IV.10 Reflecting the focus of the Government and the Reserve Bank on enhancing credit flow to the MSE sector, credit to the sector showed a growth of 13.6 per cent as compared to the overall bank credit growth of 9.0 per cent during 2014-15 (Table IV.5).

Initiatives for the MSME Sector

IV.11 Continuing its efforts of promoting financial inclusion in the MSME sector, the Reserve Bank launched several initiatives during the year to address impediments in the credit flow to the sector. To address the issue of delayed payments to the MSME sector, TReDS has been conceptualised as an authorised electronic platform to facilitate discounting of invoices/bills of exchange of MSMEs (see Chapter IX for details). TReDS is expected to speed up the realisation of receivables and reduce the incidence of sickness in this sector.

Table IV.2: Targets and Achievements for Agricultural Credit
(₹ billion)
End March Scheduled Commercial Banks Cooperative Banks RRBs Total
Target Achievement Target Achievement Target Achievement Target Achievement
1 2 3 4 5 6 7 8 9
2013-14 4,750 5,090 1,250 1,199 1,000 827 7,000 7,116
2014-15* 5,400 5,997 1,400 1,384 1,200 1,025 8,000 8,406
*: Provisional.

Table IV.3 : NPAs in the Agriculture Sector
End-March Agriculture Loans Outstanding
(₹ billion)
Gross NPAs in Agriculture*
(₹ billion)
Ratio of Gross NPAs (Agriculture) to Agriculture Loans Outstanding
(per cent)
1 2 3 4
2010 4,636 104 2.2
2011 5,072 167 3.3
2012 5,802 248 4.3
2013 6,428 302 4.7
2014 7,698 340 4.4
2015 8,295 391 4.7
*Only SCBs.

IV.12 Regional offices of the Reserve Bank have set up MSME specific divisions to: (i) collate and analyse data on credit flow and sickness from the region; (ii) monitor banks’ efforts towards nursing and rehabilitation of MSME units in the region; (iii) monitor the level of banking activity in identified and unidentified clusters and initiate steps to enhance banking activity, wherever required; (iv) organise capacity building activities for bank functionaries involved in lending to the MSME sector; and (v) conduct research on matters relating to MSMEs, such as credit issues, availability of banking services in clusters, sickness and capacity building.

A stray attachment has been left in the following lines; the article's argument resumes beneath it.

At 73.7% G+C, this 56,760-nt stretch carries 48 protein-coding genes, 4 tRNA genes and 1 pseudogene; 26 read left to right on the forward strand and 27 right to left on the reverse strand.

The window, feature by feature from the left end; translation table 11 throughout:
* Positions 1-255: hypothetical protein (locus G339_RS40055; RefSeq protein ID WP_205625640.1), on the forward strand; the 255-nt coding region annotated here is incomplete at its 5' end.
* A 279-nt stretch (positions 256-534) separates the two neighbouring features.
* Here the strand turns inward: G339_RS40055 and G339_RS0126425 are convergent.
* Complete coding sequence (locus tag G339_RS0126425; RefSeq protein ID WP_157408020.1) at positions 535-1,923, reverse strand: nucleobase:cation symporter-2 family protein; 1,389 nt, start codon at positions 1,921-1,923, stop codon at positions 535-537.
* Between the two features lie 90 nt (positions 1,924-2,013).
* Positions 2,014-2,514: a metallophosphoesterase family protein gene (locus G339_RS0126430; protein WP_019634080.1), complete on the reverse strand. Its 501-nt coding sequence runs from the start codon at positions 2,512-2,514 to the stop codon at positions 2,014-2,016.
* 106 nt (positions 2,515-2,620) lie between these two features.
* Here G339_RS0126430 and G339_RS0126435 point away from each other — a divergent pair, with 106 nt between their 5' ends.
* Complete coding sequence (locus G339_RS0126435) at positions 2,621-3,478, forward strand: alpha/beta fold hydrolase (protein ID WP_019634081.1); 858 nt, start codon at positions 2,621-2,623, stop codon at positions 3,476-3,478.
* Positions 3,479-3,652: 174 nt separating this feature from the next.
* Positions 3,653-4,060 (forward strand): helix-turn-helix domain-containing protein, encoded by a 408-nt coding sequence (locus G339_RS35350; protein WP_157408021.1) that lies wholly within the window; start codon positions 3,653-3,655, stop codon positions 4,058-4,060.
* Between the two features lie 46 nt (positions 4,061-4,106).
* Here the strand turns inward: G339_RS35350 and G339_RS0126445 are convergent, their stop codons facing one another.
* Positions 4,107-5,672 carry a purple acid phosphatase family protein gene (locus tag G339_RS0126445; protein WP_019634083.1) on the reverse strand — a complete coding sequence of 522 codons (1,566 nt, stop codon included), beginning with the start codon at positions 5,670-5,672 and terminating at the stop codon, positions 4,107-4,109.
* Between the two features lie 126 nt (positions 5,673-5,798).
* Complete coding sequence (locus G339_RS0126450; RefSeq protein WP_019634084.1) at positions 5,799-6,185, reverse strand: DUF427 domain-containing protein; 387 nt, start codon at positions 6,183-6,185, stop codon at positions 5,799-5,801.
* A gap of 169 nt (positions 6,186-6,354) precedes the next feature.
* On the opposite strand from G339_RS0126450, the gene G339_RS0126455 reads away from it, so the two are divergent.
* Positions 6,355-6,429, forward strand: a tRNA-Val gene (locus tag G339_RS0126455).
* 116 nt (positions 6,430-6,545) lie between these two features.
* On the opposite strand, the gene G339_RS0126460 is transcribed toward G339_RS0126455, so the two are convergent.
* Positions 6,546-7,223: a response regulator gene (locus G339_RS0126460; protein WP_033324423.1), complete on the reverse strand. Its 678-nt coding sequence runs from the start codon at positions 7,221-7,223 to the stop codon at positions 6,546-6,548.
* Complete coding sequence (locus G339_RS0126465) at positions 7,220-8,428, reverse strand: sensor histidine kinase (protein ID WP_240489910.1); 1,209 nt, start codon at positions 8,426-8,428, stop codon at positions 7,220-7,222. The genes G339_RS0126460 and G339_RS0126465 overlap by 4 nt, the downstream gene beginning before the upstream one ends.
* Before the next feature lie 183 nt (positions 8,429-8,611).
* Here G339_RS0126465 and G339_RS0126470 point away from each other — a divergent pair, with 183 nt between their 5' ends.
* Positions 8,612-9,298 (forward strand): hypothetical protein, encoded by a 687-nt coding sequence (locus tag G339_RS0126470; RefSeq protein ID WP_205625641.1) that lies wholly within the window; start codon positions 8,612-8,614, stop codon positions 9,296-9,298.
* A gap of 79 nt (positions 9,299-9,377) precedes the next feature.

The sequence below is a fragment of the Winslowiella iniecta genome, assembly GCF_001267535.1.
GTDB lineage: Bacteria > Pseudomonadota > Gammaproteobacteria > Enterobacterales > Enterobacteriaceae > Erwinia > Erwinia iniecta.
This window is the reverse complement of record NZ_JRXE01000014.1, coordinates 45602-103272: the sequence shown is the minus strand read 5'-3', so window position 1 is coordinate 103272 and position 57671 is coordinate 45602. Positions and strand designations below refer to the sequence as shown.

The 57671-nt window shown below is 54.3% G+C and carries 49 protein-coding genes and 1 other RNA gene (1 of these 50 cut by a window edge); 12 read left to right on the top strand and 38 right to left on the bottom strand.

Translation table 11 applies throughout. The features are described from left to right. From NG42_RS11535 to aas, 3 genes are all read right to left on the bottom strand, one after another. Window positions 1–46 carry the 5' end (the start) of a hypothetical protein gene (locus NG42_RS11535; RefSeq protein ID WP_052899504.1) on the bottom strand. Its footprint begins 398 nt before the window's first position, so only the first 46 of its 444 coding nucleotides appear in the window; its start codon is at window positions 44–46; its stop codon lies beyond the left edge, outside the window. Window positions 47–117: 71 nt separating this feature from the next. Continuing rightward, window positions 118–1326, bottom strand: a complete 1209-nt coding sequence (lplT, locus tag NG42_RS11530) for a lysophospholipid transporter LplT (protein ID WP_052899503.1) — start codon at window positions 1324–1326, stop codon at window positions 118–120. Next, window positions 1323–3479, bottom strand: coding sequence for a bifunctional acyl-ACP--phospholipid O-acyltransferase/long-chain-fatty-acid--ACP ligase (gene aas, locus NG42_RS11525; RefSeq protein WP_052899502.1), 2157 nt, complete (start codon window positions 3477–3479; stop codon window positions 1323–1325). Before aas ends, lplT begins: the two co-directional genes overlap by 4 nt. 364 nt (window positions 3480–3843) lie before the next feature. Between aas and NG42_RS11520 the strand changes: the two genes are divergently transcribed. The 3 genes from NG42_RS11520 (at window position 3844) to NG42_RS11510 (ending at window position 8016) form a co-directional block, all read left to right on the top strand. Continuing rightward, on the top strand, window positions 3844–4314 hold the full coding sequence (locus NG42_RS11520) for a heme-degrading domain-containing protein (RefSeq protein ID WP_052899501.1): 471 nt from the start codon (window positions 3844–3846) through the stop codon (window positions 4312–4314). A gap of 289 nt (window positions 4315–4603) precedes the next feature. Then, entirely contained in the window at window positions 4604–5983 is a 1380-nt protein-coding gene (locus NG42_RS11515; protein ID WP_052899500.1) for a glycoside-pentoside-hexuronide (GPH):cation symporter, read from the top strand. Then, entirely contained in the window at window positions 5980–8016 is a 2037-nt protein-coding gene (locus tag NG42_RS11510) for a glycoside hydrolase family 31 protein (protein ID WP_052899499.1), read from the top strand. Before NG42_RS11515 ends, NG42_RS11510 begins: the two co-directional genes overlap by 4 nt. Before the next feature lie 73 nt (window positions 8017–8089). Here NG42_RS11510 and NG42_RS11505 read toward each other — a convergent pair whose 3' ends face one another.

IV.13 As part of capacity building of MSME divisions in banks and to develop entrepreneurial sensitivity, the Reserve Bank’s College of Agricultural Banking (CAB), Pune has designed training programmes for the MSME division-in-charges and trainers in commercial banks. CAB, Pune has also developed a syllabus for the regional offices of the Reserve Bank, which, in turn, will conduct workshops for capacity building for branch managers of specialised MSME branches in their jurisdictions.

Table IV.4: Recovery of Direct Agriculture Advances
Year Total Demand
(₹ billion)
Total Recovery
(₹ billion)
Per cent of Recovery to Demand
1 2 3 4
2012 1,917.7 1,428.9 74.5
2013 2,596.2 1,975.7 76.1
2014 2,814.9 2,066.0 73.4

Table IV.5: Credit Flow to MSEs
Year Number of Accounts
(million)
Amount Outstanding
(₹ billion)
MSE credit as per cent of ANBC
1 2 3 4
2014 12.6 (12.3) 8,510.9 (23.9) 15.7
2015 13.8 (10.1) 9,664.8 (13.6) 17.8
Note: 1. Data for 2015 are provisional.
2. Figures in parentheses indicate y-o-y change in per cent.
Source: Scheduled commercial banks.

FINANCIAL INCLUSION

Roadmap for Provision of Banking Facilities in Unbanked Villages with Population less than 2,000

IV.14 The Reserve Bank continued with its efforts to ensure extension of banking facilities to all unbanked villages. For this, about 490,000 unbanked villages with population less than 2,000 were identified and allotted to banks for coverage under the ongoing Phase-II of the roadmap. At end- March 2015, as reported by State Level Bankers Committees (SLBCs), 390,387 villages were covered by 14,207 branches, 357,856 business correspondents (BCs) and 18,324 other modes, such as automated teller machines (ATMs) and mobile vans. In view of the ongoing implementation of PMJDY, banks were advised to complete Phase- II coverage by August 14, 2015 instead of March 31, 2016 as prescribed earlier.

Pradhan Mantri Jan Dhan Yojana (PMJDY)

IV.15 The Government of India launched PMJDY on August 28, 2014, for extending formal financial services to the excluded population. The major features of the scheme include: (i) the facility to open a basic saving bank deposit (BSBD) account in any bank branch or BC outlet; (ii) accidental insurance cover (₹ 0.1 million) and life insurance cover (₹ 30,000); and (iii) an overdraft (OD) facility after satisfactory operation of the account for six months. Since the inception of the scheme, 165.7 million accounts had been opened by June 30, 2015. The Government of India has initiated routing of subsidy payments and also introduced insurance and pension products for BSBD account holders including for those accounts opened under PMJDY. To ensure increased activity in these accounts, the efforts that needed to be taken include: (i) rolling out direct benefit transfer (DBT) for all Central and State Government payments; (ii) offering appropriate credit products (farm and non-farm sector) after due diligence; (iii) strengthening the BC network; and (iv) increasing awareness through financial literacy initiatives.